Spectroscopy and vision systems are providing inspections that go beyond contaminant detection and short-weighting protection. Near infrared and mid-range infrared in the light spectrum in particular have sometimes obsoleted the need for off-line analysis of product samples.
A case in point is QVision 500, a system that can simultaneously measure fat, moisture, protein and collagen levels in meat. Based on how light from a spectral camera is scattered, the system performs multiple regression analyses of the different properties to produce a reliable measurement, according to Dirk Balthaser, technical director-R&D at Tomra Sorting GmbH (www.tomra.com), Koblenz, Germany.
The system, which automatically calibrates itself, relies on what Tomra labels “interactive spectroscopy,” suggesting that multiple wavelengths come into play, depending on the properties being measured and the product itself.
“The technology has been available for many years, but 25 years ago, spectrometers were only used in the lab,” says Balthaser. Those spectrometers could analyze 500 scan points per second. By comparison, today’s in-line spectrometers can analyze more than 2 million.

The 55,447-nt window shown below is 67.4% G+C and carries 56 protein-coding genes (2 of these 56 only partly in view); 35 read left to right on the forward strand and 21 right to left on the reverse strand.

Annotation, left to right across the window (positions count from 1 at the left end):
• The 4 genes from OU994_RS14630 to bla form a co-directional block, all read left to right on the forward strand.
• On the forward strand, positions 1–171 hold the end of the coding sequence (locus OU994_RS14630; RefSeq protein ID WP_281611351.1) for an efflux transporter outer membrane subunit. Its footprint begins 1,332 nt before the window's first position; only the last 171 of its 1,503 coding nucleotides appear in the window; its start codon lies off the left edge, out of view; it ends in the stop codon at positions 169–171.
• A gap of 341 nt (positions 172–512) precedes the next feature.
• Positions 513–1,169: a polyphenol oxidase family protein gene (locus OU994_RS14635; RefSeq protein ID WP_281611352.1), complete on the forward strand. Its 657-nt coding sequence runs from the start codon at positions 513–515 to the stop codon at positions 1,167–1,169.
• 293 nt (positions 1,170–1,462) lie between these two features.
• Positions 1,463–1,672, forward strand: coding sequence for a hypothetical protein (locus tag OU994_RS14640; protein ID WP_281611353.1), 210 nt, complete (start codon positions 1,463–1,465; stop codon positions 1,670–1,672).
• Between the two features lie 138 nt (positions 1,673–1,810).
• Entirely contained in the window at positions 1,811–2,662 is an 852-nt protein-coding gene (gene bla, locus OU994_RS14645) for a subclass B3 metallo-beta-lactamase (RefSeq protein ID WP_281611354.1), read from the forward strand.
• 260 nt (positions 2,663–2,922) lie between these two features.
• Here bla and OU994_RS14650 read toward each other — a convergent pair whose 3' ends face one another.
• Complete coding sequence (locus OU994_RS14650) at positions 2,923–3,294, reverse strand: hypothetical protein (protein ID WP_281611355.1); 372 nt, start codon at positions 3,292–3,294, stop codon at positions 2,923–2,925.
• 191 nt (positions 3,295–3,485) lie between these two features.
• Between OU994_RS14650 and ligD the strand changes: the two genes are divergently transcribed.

A similar dynamic is seen in the vision inspection systems from the CI-Vision division of Mettler Toledo Inc. (www.mt.com/ci-vision). Aurora, Ill.-based CI-Vision, which soon will relocate to Mettler’s Tampa, Fla., headquarters and be folded into Mettler Toledo Product Inspection, integrates up to six GigE cameras with telecentric lenses for high-speed inspection of bottles for multiple variables, such as label position, fill level and bar-code verification.
“One camera can do lot code verification, label identification and position, wrinkle and tear detection and cap height and integrity,” maintains Miles Kroner, CI-V national sales manager. More cameras come into play when different angles need to be taken because of the bottles’ orientation on the conveyor.
More powerful processors and improved software now permit inspection of labels created by low-resolution dot printers, and the system can inspect up to 1,400 bottles per minute, Kroner notes.
As with other in-line inspection systems, the core technology is stable, but precision and reliability keep ratcheting upward. “Processing capabilities have grown by leaps and bounds in the last 5-10 years,” Fortress’s Gidman observes. “That allows us to do things we couldn’t even dream about 10 years ago.”
Those improvements come at an affordable cost and enable the real-time decision-making that inline inspection is intended to deliver.